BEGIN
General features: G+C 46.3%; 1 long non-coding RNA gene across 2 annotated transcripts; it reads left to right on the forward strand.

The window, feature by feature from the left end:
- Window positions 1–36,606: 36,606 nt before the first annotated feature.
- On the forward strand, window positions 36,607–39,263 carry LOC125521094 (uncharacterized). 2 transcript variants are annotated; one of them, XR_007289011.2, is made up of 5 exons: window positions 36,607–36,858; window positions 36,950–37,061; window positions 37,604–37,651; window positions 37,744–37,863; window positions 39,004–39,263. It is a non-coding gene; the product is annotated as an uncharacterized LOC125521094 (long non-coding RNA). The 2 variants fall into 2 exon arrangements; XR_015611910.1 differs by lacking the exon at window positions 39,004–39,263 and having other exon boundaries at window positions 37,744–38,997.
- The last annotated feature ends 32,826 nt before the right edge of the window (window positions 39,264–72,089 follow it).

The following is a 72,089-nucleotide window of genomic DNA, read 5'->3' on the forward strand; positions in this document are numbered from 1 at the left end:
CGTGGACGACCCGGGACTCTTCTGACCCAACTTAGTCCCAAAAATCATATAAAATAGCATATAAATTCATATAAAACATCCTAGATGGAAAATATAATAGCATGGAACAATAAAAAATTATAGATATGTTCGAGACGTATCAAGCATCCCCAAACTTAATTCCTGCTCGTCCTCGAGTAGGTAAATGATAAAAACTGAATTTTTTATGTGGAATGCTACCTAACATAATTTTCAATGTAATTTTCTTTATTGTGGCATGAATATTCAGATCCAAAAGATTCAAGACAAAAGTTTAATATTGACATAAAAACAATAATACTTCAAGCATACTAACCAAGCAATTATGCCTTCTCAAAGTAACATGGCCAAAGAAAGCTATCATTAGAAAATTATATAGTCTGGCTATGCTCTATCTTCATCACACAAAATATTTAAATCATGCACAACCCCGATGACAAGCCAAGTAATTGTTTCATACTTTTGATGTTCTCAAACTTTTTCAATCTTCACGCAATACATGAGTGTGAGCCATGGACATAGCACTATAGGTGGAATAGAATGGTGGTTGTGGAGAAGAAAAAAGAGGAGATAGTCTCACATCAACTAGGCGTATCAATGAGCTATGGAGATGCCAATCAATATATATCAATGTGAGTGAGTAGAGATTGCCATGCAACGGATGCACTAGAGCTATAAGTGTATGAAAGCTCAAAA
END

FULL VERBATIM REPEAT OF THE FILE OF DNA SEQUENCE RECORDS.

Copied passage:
General features: G+C 46.3%; 1 long non-coding RNA gene across 2 annotated transcripts; it reads left to right on the forward strand.

The window, feature by feature from the left end:
- Window positions 1–36,606: 36,606 nt before the first annotated feature.
- On the forward strand, window positions 36,607–39,263 carry LOC125521094 (uncharacterized). 2 transcript variants are annotated; one of them, XR_007289011.2, is made up of 5 exons: window positions 36,607–36,858; window positions 36,950–37,061; window positions 37,604–37,651; window positions 37,744–37,863; window positions 39,004–39,263. It is a non-coding gene; the product is annotated as an uncharacterized LOC125521094 (long non-coding RNA). The 2 variants fall into 2 exon arrangements; XR_015611910.1 differs by lacking the exon at window positions 39,004–39,263 and having other exon boundaries at window positions 37,744–38,997.
- The last annotated feature ends 32,826 nt before the right edge of the window (window positions 39,264–72,089 follow it).

The following is a 72,089-nucleotide window of genomic DNA, read 5'->3' on the forward strand; positions in this document are numbered from 1 at the left end:
CGTGGACGACCCGGGACTCTTCTGACCCAACTTAGTCCCAAAAATCATATAAAATAGCATATAAATTCATATAAAACATCCTAGATGGAAAATATAATAGCATGGAACAATAAAAAATTATAGATATGTTCGAGACGTATCAAGCATCCCCAAACTTAATTCCTGCTCGTCCTCGAGTAGGTAAATGATAAAAACTGAATTTTTTATGTGGAATGCTACCTAACATAATTTTCAATGTAATTTTCTTTATTGTGGCATGAATATTCAGATCCAAAAGATTCAAGACAAAAGTTTAATATTGACATAAAAACAATAATACTTCAAGCATACTAACCAAGCAATTATGCCTTCTCAAAGTAACATGGCCAAAGAAAGCTATCATTAGAAAATTATATAGTCTGGCTATGCTCTATCTTCATCACACAAAATATTTAAATCATGCACAACCCCGATGACAAGCCAAGTAATTGTTTCATACTTTTGATGTTCTCAAACTTTTTCAATCTTCACGCAATACATGAGTGTGAGCCATGGACATAGCACTATAGGTGGAATAGAATGGTGGTTGTGGAGAAGAAAAAAGAGGAGATAGTCTCACATCAACTAGGCGTATCAATGAGCTATGGAGATGCCAATCAATATATATCAATGTGAGTGAGTAGAGATTGCCATGCAACGGATGCACTAGAGCTATAAGTGTATGAAAGCTCAAAA